33
of 67

Liaoceratops

liaoceratops
Liaoceratops. Triassica

Name:

Liaoceratops (Greek for "Liao horned face"); pronounced LEE-ow-SEH-rah-tops

Habitat:

Woodlands of Asia

Historical Period:

Early Cretaceous (130-125 million years ago)

Size and Weight:

About three feet long and 10-15 pounds

Diet:

Plants

Distinguishing Characteristics:

Small size; small frill on head; possible bipedal posture

 

With every new fossil find, the ceratopsians ("horned faces") distinguish themselves as one of the most baffling of all dinosaur families. Everyone knows about late Cretaceous, truck-sized members of the breed like Triceratops and Pentaceratops, but voluminous evidence has come forward of early Cretaceous and even late Jurassic ceratopsian precursors, a notable example of which is Liaoceratops. Like other "basal" ceratopsians such as Chaoyangsaurus and Psittacosaurus, Liaoceratops was a pint-sized herbivore with a tiny, almost unnoticeable frill, and unlike later ceratopsians it may have walked on its two hind legs. Paleontologists are still sorting out the evolutionary relationships among these ancient dinosaurs; all we can say for certain is that the ceratopsians as a whole originated in Asia.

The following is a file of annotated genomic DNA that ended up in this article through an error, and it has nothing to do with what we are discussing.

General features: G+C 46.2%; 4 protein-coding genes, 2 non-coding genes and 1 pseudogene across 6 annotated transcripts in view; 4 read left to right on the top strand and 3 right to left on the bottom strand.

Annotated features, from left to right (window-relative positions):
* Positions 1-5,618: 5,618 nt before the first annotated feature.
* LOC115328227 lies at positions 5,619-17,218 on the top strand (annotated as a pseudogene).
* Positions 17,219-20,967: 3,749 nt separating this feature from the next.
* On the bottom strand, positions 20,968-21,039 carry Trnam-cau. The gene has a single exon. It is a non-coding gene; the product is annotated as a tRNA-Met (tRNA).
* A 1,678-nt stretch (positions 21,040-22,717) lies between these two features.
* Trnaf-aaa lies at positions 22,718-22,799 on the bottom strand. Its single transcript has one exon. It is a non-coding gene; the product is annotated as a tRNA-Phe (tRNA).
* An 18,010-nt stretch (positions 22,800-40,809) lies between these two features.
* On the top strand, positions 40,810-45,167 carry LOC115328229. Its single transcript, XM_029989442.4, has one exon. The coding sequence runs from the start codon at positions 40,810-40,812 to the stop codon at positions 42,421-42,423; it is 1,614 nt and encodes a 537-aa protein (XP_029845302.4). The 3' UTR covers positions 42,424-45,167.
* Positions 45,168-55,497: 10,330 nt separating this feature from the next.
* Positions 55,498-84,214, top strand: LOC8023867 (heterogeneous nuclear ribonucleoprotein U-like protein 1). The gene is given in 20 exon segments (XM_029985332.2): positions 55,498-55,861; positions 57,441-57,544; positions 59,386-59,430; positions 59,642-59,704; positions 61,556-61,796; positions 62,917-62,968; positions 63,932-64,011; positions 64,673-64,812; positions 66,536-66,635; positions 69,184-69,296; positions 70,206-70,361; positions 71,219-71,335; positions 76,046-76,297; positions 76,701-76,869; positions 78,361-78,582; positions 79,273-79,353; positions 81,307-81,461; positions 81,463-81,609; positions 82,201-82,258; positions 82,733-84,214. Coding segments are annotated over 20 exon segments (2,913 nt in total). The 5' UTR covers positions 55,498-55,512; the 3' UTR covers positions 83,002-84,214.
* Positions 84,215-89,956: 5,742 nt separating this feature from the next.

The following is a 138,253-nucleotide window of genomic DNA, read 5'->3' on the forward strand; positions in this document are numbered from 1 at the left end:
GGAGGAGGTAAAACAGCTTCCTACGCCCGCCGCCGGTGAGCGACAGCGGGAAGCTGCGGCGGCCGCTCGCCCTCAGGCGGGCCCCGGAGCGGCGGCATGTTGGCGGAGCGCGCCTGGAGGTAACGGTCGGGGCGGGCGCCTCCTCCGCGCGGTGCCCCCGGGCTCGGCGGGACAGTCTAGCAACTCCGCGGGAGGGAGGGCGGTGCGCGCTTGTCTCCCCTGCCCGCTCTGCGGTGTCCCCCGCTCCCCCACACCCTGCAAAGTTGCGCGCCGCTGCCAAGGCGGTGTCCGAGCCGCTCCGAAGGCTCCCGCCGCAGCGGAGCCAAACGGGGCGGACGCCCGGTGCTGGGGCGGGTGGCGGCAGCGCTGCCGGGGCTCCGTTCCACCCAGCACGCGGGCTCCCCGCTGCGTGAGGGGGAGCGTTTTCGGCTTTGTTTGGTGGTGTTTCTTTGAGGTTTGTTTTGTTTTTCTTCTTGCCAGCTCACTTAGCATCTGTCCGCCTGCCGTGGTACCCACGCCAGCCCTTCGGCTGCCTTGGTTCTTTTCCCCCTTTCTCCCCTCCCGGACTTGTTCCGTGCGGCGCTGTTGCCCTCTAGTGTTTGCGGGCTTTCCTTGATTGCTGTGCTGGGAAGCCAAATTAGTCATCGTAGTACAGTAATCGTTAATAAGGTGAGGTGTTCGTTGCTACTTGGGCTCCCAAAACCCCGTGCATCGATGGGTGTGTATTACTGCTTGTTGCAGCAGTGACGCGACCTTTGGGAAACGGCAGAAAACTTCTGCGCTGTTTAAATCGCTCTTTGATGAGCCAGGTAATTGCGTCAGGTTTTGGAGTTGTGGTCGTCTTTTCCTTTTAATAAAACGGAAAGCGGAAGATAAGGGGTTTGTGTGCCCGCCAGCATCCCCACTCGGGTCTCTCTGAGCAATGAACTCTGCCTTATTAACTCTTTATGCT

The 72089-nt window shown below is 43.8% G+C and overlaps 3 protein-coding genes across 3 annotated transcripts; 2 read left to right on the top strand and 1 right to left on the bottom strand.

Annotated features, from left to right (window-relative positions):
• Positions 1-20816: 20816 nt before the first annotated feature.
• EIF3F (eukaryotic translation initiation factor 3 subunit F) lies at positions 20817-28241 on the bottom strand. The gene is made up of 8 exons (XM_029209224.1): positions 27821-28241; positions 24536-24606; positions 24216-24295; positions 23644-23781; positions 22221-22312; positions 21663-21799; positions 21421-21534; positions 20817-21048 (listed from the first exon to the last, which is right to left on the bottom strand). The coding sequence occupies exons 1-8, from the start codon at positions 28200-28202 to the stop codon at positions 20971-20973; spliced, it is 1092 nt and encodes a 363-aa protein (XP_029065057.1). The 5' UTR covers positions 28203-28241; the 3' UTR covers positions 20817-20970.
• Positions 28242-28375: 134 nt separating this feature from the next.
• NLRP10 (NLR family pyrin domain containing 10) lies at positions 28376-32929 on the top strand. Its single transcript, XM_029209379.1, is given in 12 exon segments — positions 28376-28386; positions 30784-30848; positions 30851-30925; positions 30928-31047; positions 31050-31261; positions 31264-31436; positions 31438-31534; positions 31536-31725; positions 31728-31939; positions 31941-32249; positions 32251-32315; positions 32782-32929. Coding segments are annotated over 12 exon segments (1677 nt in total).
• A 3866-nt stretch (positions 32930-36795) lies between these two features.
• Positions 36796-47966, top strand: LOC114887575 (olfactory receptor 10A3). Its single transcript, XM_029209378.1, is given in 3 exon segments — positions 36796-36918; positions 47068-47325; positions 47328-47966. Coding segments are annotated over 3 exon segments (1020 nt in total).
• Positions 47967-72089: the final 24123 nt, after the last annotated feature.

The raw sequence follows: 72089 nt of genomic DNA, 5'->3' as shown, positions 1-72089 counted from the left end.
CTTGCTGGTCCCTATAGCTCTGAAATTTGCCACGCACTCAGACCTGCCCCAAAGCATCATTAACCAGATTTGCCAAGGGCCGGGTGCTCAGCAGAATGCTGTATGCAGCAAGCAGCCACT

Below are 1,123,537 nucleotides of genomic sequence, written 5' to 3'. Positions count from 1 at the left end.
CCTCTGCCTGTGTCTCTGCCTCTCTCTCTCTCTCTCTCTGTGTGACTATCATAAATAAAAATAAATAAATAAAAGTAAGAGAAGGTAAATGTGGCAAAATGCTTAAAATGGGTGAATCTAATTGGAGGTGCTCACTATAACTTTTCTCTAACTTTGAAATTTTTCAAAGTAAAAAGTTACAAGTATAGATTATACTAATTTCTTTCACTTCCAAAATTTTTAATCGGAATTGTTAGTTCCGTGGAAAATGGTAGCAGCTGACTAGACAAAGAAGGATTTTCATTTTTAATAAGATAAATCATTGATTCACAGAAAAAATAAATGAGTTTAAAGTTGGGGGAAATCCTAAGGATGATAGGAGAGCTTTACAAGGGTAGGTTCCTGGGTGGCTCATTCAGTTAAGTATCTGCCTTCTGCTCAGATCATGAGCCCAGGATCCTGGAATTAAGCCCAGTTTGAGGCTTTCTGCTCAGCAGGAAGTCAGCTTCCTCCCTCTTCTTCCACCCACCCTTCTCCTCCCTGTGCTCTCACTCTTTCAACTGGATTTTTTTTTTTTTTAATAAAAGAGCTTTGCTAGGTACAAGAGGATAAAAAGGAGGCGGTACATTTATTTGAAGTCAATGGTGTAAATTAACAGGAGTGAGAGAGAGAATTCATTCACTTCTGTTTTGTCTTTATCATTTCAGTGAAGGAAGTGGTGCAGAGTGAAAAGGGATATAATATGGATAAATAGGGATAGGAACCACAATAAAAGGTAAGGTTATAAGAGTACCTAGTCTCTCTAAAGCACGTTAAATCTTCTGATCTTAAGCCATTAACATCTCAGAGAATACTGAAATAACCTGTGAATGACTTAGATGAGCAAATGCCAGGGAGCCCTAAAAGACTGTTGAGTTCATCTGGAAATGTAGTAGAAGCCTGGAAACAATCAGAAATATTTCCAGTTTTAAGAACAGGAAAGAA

34
of 67

Magnirostris

magnirostris
Magnirostris. Wikimedia Commons

Name:

Magnirostris (Latin for "large beak"); pronounced MAG-nih-ROSS-triss

Habitat:

Deserts of central Asia

Historical Period:

Late Cretaceous (75-70 million years ago)

Size and Weight:

About eight feet long and 400 pounds

Diet:

Plants

Distinguishing Characteristics:

Moderate size; large, sharp beak

 

Although it was described and named by the famous Chinese paleontologist Dong Zhiming, Magnirostris may or may not deserve its own genus: most experts believe this dinosaur was actually a juvenile of a similar ceratopsian of late Cretaceous Mongolia, Bagaceratops, and it may even conceivably have been a species of Protoceratops. However this dinosaur winds up being classified, the skull of Magnirostris is one of the best-preserved in the (small) ceratopsian fossil record, with a sharp, horny, roughly triangular beak that must have come in handy for shearing off tough vegetation.

35
of 67

Medusaceratops

medusaceratops
Medusaceratops. Andrey Atuchin

Name:

Medusaceratops (Greek for "Medusa horned face"); pronounced meh-DOO-sah-SEH-rah-tops

Habitat:

Woodlands of North America